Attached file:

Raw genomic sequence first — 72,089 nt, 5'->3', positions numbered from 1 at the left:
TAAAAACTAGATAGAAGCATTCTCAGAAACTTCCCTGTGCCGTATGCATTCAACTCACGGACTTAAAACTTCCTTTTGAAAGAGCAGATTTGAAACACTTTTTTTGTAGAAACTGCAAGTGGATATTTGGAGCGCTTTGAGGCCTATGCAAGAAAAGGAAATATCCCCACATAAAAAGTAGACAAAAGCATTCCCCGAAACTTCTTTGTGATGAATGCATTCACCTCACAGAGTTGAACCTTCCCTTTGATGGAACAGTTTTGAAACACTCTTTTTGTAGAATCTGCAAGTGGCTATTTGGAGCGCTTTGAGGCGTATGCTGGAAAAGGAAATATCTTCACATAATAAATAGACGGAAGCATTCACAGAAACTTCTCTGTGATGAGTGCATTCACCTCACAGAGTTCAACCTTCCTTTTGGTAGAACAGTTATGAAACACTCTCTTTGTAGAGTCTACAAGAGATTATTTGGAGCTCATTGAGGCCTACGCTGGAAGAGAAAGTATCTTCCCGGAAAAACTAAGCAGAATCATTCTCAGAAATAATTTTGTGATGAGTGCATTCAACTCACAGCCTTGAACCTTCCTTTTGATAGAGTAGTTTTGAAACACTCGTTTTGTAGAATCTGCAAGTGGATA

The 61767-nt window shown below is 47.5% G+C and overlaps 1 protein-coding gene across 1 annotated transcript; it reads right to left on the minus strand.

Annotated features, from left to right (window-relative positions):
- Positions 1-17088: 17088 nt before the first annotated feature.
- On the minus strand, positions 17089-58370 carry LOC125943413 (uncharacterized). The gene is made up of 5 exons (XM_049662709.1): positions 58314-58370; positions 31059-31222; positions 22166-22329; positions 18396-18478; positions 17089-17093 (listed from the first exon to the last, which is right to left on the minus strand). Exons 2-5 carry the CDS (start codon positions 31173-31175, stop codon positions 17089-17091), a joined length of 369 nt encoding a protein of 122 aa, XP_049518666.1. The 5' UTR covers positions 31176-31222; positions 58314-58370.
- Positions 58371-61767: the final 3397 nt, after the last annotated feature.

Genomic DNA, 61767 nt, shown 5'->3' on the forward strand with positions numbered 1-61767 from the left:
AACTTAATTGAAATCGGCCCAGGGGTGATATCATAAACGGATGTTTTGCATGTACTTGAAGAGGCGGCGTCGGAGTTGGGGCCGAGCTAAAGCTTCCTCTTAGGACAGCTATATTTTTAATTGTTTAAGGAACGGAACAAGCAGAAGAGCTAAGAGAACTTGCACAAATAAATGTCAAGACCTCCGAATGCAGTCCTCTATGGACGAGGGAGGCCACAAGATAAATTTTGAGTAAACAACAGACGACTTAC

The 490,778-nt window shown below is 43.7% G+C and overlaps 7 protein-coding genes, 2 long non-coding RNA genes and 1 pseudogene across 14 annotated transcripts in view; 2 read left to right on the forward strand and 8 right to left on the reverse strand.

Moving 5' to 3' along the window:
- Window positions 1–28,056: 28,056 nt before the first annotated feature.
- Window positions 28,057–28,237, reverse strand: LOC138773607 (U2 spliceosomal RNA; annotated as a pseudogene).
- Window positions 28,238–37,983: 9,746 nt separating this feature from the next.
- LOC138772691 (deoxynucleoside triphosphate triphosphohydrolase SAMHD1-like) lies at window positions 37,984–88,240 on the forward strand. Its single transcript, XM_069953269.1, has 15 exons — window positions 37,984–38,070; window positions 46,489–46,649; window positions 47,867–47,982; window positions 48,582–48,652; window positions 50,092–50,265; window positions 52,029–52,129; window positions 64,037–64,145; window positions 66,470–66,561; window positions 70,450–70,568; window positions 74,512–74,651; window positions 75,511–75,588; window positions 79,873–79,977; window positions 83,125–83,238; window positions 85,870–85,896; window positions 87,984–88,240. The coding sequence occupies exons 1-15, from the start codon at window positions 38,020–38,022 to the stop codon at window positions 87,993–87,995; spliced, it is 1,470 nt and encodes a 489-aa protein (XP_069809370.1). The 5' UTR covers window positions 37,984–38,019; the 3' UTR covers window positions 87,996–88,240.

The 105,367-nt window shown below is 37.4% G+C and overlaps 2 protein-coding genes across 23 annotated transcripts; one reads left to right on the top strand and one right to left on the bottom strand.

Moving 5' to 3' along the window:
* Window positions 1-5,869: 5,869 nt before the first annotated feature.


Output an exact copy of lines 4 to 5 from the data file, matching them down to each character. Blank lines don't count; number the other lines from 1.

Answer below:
Annotated features, from left to right (window-relative positions):
- Positions 1-17088: 17088 nt before the first annotated feature.